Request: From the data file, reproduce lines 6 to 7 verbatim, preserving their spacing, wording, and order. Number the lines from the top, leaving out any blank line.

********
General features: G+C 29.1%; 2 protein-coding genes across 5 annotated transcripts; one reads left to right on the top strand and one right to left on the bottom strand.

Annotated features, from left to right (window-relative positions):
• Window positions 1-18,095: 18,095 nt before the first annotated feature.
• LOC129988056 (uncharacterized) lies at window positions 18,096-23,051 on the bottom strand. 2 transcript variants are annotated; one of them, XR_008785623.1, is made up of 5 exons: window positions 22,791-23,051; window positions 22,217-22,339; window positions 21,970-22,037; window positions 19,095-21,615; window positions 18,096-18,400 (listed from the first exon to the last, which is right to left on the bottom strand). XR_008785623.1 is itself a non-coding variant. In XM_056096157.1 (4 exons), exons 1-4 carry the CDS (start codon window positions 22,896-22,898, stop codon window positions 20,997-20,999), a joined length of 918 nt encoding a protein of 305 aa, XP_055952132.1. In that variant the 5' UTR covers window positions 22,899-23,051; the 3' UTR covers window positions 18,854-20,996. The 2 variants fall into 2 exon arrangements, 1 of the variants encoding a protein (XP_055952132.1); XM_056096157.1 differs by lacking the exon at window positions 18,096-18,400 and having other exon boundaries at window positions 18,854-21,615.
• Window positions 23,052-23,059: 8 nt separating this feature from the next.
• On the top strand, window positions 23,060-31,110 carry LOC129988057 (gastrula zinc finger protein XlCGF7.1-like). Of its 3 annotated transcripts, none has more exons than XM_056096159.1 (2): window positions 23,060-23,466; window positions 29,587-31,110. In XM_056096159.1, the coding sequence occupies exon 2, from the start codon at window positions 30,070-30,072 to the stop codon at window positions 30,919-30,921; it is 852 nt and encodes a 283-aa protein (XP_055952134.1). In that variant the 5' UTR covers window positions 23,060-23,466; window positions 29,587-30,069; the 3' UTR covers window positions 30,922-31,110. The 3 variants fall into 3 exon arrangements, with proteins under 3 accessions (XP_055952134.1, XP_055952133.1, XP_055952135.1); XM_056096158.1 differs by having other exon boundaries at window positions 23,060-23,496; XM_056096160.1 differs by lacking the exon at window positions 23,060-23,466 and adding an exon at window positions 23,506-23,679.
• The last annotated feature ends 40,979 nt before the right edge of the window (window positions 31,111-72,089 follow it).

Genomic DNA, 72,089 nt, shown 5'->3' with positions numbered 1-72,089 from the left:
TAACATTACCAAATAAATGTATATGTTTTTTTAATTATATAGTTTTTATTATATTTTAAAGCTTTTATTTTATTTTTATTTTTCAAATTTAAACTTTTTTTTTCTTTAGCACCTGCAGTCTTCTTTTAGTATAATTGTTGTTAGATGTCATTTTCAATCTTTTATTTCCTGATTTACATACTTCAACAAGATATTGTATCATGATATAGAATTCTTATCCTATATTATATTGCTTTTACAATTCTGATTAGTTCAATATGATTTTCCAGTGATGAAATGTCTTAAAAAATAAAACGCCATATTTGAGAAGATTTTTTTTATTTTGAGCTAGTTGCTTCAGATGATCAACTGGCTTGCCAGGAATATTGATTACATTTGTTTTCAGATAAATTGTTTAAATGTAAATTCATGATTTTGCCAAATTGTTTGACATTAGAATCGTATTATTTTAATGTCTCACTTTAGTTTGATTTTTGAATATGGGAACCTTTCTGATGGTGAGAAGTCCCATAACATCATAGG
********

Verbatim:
• On the top strand, window positions 23,060-31,110 carry LOC129988057 (gastrula zinc finger protein XlCGF7.1-like). Of its 3 annotated transcripts, none has more exons than XM_056096159.1 (2): window positions 23,060-23,466; window positions 29,587-31,110. In XM_056096159.1, the coding sequence occupies exon 2, from the start codon at window positions 30,070-30,072 to the stop codon at window positions 30,919-30,921; it is 852 nt and encodes a 283-aa protein (XP_055952134.1). In that variant the 5' UTR covers window positions 23,060-23,466; window positions 29,587-30,069; the 3' UTR covers window positions 30,922-31,110. The 3 variants fall into 3 exon arrangements, with proteins under 3 accessions (XP_055952134.1, XP_055952133.1, XP_055952135.1); XM_056096158.1 differs by having other exon boundaries at window positions 23,060-23,496; XM_056096160.1 differs by lacking the exon at window positions 23,060-23,466 and adding an exon at window positions 23,506-23,679.
• The last annotated feature ends 40,979 nt before the right edge of the window (window positions 31,111-72,089 follow it).